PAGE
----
The major issues separating the candidates center around the operation and direction of the city government. The Mayor often makes decisions on his own without consulting the council members.
When the Mayor made several purchases of surplus property from the State of Alabama, the Council voted to take him off the bank accounts as a signatory, so he could no longer make financial decisions on his own.
For this full four term, the City operated without a budget, and financial reports comparing actual revenues and expenses to budgetary projections. There has been no audit of city finances, including the Water Department, although an annual audit is required by USDA Rural Development which provided a $3 million grant and loan package to revamp the water system during the Edwards Administration.
Mayor Steele generally provides the Eutaw City Council with the bank balances for various accounts and a list of the bills owed. This has led to constant fighting between the Council and the Mayor over which funds to use to pay which bills rather than using a budget and an operating plan to determine what funds are used to pay which bills and which new capital expenditures, like cars, trucks and bulldozers, can be purchased.
Latasha Johnson says that she will have a budget, audits and regular financial statements to share with the Council and the residents of the city.
The management of the City Water Department has been a major point of contention. The Council had to vote to dismiss Steele as the Manager of the Water System to try and correct billing, meters and other problems. After a report from the Alabama Rural Water Association showed more than half of all water pumped by the City was not billed, resulting in a revenue loss of more than $49,000 per month, the Council voted 5 to 0, with only the Mayor objecting, to employ Water Management Associates, a consulting company to manage the system for three years to correct the problems.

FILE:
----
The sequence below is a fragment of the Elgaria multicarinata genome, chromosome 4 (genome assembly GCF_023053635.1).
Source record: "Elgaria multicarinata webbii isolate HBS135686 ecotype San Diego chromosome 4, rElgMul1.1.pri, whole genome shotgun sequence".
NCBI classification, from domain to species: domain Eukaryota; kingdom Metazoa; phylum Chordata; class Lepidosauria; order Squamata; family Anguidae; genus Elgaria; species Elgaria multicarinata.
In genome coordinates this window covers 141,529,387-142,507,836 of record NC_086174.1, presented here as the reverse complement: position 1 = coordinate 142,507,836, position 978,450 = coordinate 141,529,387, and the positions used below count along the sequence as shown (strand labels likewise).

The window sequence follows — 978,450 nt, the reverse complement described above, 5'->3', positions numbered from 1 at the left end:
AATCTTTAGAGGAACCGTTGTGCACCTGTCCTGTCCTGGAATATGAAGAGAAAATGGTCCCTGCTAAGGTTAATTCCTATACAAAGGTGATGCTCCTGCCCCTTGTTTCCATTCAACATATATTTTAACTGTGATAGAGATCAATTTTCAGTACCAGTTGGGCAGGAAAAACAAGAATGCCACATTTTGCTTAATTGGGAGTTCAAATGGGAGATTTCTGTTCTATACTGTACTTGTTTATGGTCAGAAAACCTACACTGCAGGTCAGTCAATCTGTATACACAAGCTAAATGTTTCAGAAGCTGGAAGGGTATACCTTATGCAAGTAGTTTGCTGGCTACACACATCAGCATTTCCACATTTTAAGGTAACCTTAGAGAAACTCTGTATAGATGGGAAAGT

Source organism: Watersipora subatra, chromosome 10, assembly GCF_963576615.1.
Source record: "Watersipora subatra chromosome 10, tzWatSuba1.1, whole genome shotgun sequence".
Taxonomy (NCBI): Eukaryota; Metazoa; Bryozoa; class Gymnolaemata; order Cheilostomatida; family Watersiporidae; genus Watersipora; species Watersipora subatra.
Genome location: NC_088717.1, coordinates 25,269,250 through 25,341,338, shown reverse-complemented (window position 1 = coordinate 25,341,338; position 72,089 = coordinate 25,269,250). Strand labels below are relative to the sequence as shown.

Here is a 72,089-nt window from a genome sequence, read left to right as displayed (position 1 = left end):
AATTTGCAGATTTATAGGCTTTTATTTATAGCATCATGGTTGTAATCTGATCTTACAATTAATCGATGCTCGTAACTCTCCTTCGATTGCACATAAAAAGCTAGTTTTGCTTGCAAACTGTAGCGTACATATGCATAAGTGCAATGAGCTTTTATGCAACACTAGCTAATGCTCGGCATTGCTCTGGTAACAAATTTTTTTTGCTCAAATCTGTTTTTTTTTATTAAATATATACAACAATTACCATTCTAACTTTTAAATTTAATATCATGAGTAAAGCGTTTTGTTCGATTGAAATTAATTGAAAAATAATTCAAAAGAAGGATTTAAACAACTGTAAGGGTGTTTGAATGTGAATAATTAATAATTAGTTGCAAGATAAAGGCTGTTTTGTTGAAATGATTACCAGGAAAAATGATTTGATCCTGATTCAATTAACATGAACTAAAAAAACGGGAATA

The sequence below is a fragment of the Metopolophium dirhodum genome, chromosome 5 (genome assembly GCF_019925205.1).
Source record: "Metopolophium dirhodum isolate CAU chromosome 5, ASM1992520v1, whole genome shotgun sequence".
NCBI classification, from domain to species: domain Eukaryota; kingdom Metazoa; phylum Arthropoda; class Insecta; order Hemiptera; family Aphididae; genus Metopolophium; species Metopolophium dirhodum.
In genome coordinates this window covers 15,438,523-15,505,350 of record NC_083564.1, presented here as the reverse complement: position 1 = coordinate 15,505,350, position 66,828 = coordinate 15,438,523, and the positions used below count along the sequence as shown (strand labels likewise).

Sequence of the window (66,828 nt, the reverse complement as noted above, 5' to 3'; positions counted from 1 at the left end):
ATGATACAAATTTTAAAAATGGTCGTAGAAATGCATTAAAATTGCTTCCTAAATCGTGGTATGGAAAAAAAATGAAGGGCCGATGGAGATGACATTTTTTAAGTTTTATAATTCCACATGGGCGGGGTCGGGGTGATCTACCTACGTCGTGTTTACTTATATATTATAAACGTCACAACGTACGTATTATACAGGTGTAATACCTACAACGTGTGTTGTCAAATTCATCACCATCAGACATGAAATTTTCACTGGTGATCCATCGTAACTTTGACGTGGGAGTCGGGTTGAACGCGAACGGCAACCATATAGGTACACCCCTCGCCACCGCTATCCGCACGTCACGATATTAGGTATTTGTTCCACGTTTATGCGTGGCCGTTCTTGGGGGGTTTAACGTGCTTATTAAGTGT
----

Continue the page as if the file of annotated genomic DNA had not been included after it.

When a team from the consulting company came to Eutaw on September 1, 2020 to begin work under the contract, Mayor Steele refused to allow them to come into the Water Department and threatened to arrest them for trespassing, if they did start working or took any records. Mayor Steele contends that the billing and other problems of the water system have been solved and the employment of the consultants is an unnecessary expense.
Latasha Johnson says people are coming to her everyday with inaccurate water bills and questions about their water meters so she knows the system is still not operating properly. She says she will bring in the consultants to straighten out the water system and to train local people to maintain the system. She even hinted that some of the council members may file a suit against Mayor Steele to enjoin him from preventing the consultants from starting work before his term ends in November.
Mayor Steele purchased the Carver School for the City, to be used as a community and recreation center. Latasha says the Mayor told her that he was going to purchase the school together with the County Commission to have a broader set of resources to draw on to develop the facilities. “Next thing I knew, he had taken some city bingo money and bought Carver School, without talking to the Council or working with the County Commission,” said Johnson.
“Now he doesn’t have enough money to really improve the Carver facilities. We need air conditioning in the gym; maybe we should build a swimming pool and exercise facility, but we don’t have the funds. We also don’t have a partnership with the County Commission to make the dreams for the center a reality. I will rethink this whole project, with the City Council, if I am elected Mayor,” said Johnson.
Mayor Steele deserves credit for working with the City Council and other agencies to attract the Love’s Truckstop to Exit 40 on the 59/20 Interstate. Love’s is providing increased fuel and sales tax revenues to the city but the Mayor has never made a written financial and narrative report on the budgetary impacts of this major project to the city – because he doesn’t have a budget or budget projections to relate to good news for the city.